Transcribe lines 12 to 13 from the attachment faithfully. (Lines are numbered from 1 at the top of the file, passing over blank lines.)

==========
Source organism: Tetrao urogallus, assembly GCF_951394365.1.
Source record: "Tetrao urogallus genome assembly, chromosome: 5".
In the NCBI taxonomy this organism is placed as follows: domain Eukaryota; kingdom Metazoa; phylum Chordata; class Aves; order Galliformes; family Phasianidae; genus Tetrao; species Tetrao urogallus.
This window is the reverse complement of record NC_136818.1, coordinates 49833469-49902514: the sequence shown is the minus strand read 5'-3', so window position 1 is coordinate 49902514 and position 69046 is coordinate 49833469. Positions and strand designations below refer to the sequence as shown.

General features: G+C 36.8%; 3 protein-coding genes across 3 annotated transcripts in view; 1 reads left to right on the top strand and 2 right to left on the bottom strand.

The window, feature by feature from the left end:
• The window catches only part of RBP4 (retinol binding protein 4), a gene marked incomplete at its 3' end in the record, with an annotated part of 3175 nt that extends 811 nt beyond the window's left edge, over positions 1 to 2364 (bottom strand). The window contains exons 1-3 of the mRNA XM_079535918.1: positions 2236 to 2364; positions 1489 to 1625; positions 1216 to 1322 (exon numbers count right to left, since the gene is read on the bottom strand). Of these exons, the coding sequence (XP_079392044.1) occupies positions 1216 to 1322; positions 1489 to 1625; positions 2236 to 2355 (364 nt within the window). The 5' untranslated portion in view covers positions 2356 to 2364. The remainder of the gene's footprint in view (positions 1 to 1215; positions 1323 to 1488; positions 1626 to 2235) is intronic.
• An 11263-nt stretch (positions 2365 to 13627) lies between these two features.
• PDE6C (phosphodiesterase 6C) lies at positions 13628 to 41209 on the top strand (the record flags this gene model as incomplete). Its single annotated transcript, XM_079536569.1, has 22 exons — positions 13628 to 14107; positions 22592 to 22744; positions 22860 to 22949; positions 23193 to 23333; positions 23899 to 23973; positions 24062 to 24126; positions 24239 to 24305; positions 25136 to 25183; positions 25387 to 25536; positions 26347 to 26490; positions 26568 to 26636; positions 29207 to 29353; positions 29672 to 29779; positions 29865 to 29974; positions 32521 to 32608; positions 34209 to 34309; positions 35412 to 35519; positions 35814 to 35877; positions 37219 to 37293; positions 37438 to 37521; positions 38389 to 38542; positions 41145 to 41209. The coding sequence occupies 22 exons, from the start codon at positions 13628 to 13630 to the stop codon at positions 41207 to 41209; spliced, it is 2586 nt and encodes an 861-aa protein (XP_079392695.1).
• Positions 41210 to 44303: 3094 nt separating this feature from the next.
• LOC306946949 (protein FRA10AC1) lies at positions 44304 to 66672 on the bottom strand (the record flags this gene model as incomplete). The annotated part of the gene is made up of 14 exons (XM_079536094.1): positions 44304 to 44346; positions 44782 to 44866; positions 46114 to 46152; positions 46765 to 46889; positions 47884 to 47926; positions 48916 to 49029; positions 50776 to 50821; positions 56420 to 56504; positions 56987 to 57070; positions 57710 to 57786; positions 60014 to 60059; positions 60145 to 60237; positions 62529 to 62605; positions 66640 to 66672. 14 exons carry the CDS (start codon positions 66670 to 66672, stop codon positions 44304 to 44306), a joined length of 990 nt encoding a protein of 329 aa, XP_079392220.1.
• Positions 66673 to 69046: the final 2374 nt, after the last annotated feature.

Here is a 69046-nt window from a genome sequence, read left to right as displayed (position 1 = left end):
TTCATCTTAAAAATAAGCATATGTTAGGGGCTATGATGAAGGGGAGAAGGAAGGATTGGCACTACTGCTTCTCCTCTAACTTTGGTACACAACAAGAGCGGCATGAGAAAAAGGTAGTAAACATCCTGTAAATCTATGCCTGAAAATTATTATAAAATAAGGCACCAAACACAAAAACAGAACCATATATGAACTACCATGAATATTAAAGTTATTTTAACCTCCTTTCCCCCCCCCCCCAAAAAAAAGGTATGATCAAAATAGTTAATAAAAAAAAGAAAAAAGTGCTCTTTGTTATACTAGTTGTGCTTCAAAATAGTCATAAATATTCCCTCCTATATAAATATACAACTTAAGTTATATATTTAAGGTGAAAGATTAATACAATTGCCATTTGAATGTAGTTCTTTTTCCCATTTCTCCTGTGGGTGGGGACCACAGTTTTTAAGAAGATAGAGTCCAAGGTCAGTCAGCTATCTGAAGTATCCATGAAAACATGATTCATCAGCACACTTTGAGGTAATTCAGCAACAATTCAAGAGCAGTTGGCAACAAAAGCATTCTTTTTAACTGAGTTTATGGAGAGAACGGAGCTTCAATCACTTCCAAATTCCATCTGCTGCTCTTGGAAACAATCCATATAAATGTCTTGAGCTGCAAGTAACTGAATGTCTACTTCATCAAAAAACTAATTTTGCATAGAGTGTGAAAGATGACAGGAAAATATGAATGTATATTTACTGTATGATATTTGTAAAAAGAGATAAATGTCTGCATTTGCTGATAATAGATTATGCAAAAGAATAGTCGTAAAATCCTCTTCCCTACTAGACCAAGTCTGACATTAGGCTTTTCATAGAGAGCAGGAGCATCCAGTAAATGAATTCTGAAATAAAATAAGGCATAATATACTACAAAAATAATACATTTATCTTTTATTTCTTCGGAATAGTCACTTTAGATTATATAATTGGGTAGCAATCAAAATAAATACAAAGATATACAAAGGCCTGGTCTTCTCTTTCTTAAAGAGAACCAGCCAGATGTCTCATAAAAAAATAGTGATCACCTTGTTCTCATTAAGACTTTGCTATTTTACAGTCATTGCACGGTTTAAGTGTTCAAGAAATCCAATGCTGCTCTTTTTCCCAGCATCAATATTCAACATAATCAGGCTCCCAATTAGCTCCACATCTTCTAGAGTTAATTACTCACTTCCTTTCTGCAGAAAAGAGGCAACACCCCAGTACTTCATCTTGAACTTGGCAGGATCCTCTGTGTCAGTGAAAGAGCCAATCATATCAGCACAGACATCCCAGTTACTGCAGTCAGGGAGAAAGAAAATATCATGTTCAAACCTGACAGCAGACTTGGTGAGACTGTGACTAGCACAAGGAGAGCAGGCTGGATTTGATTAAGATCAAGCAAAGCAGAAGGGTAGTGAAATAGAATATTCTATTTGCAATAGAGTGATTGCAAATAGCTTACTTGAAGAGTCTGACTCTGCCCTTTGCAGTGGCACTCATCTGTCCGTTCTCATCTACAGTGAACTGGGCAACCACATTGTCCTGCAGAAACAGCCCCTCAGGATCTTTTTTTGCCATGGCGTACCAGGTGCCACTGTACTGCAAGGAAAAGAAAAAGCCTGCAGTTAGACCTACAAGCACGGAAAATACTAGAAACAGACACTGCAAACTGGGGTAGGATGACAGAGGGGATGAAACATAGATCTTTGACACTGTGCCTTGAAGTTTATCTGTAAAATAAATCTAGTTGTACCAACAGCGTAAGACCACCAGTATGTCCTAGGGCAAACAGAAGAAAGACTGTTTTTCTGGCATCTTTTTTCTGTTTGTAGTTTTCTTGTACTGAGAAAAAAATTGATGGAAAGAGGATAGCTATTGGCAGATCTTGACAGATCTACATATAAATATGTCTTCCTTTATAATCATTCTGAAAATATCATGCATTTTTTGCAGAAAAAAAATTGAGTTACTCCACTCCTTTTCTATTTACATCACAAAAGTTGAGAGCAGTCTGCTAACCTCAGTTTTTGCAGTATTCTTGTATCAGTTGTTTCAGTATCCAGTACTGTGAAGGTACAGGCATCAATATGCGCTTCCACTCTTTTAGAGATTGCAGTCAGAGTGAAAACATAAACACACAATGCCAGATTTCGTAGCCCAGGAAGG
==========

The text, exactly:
• Positions 66673 to 69046: the final 2374 nt, after the last annotated feature.

Here is a 69046-nt window from a genome sequence, read left to right as displayed (position 1 = left end):